Is it the ease of locating it ahead of removal? Or the ability of the marker to reduce unnecessary surgical intervention? To some, it may be that a focus on clinical data to prove efficacy is top of the list, or simply the financial cost of setting up a seed program.
At this year’s ASBrS Annual Meeting in Las Vegas, these questions and more were posed to a panel composed of five of the world’s leading surgeons – Anne Peled, MD, Michael Alvarado, MD, Lucy De La Cruz, MD, Dr Stefan Paepke and Brigid Killelea, MD, FACS – in a debate hosted by ASBrS President-Elect, Susan Boolbol, MD.
Filmed in front of a packed room of attending delegates, here are just some of the highlights including why the stopped routinely using guidewires, how a decision was made on the best marker and the steps taken to make the adoption case to their hospital administrations:
It’s a question many physicians have had to toggle with when considering if now is the time to move away from this highly used traditional technique. So what is it specifically that is driving more and more hospitals to ditch the wire for good?
“The most compelling reason is for patients. We have all used wires for over 10, 20 years and there is an inconvenience, anxiety and discomfort for patients having to go through an extra procedure on the day of surgery”
Away from the patient perspective, the clear logistical benefits and ease of using wire-free localization were also a key consideration for many of the panel.
“I think there’s the ease of scheduling. And wires are tricky as well! Unlike my esteemed panelists, I have cut the wire with the Bovie. I have accidentally pulled the wire out, and had issues. With the Magseed, it doesn’t happen” said Michael Alvarado, MD.
For Anne Peled, MD, a champion for oncoplastic surgery, a key advantage of moving to Magseed® has been that it’s provided more options for reconstructive surgery:
“If you just look at the patient experience, it’s better, but just also in terms of how we do our surgery. Now, I have this very targeted location. I know what I need to take out. I can find it quickly. I don’t have to worry about a wire. I can design my pedicle, my hidden scar, whatever I want to do in that way.”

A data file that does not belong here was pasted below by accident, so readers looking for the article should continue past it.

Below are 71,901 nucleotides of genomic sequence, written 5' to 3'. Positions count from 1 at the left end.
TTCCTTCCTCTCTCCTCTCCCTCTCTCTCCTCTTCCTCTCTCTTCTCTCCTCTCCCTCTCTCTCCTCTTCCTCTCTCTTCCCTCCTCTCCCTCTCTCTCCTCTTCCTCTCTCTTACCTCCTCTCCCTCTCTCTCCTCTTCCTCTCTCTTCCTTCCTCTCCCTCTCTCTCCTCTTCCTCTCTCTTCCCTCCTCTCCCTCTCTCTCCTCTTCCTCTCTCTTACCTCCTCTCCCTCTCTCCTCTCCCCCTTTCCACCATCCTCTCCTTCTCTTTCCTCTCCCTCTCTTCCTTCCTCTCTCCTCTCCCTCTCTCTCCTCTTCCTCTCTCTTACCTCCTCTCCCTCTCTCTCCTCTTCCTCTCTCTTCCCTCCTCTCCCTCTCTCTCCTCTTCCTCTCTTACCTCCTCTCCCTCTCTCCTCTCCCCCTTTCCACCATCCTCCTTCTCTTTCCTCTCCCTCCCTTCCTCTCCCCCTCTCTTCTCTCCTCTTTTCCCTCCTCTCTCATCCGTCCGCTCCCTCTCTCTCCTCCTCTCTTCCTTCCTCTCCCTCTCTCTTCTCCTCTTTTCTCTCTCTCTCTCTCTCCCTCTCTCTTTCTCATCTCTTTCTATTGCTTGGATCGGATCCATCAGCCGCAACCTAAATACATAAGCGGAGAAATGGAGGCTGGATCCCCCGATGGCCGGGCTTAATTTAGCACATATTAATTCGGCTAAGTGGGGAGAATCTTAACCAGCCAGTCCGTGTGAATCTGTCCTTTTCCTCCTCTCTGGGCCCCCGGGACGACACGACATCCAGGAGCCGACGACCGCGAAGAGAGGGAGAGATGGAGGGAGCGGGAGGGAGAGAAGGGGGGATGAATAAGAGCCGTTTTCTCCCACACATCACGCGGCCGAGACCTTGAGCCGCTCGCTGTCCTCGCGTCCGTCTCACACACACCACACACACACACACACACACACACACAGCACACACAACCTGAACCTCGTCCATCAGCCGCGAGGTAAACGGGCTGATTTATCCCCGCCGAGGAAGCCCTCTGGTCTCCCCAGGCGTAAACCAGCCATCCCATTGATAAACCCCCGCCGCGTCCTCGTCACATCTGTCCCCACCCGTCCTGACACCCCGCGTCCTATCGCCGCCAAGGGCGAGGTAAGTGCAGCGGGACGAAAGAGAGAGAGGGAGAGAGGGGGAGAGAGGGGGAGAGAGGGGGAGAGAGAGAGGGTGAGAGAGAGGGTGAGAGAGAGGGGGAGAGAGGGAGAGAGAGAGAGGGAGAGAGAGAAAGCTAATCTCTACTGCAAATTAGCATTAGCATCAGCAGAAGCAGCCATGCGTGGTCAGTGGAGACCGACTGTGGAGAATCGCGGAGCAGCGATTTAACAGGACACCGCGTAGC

Having established a clear consensus that it is time to reduce guidewire usage, the next topic of discussion centered around how to select the most complete alternative from the other available technologies. For Dr Stefan Paepke, the decision was simple.
“I have the Sentimag system in OR that covers sentinel lymph node, and every procedure around seeds. To have a different one, only for breast tumor localization, out of my perspective, it makes no sense.”
Other panelists had spent time at institutions where RFID and Radar technologies had been utilized, but held deep concerns over marker size and risks of deactivation and migration.
“If they [Radar devices] deactivate, then you’re like, “Okay, a needle in a haystack, where is this?” said Lucy De La Cruz, MD. “I was terrified that it would get hit by the Bovie while dissecting and I would be stuck with this implantable device that needs to be removed.”
Speaking of a similar experience with RFID, Dr Killelea recounted: “I unfortunately, had some episodes where it would squirt out and it made me very anxious because if you lose the seed or the target, Game’s almost over. It’s not a pretty conversation with the patient”
You’ve made the decision to move away from wires and selected your localization device, in agreement with your OR team. Now comes the complex part – making the business case for implementing the new technology to hospital administration.
Where is the starting point for selling it to those in charge of the purse strings?
“It’s about showing this is going to be cost efficient for the institution, like decreasing OR time. If I don’t lose a clip, I’m not spending 25 minutes looking for a clip.
The other thing is a 7:30am start. Not having the patient going to radiology and coming back and waiting. That’s a big deal. Those are things that the institutions look at” explained Dr De La Cruz.
“I started with hospital administration and I think every hospital is always looking for ways to reduce costs. I would say that our rep was really helpful and in terms of the customer support and the availability, I had an excellent experience with Endomag” said Dr Killelea.
That brought an end to the first part of the discussion, having ticked off the key considerations for getting started with a new wire-free technology and acknowledged some of the issues encountered with deactivation and migration of alternative non-magnetic seeds.
In the next part of this on-demand symposium we’ll take a look at seed suitability for axillary placement, the benefits of being able to use a lymphatic tracer with the same platform as your seed, and what the very near future of breast localization could look like. ♦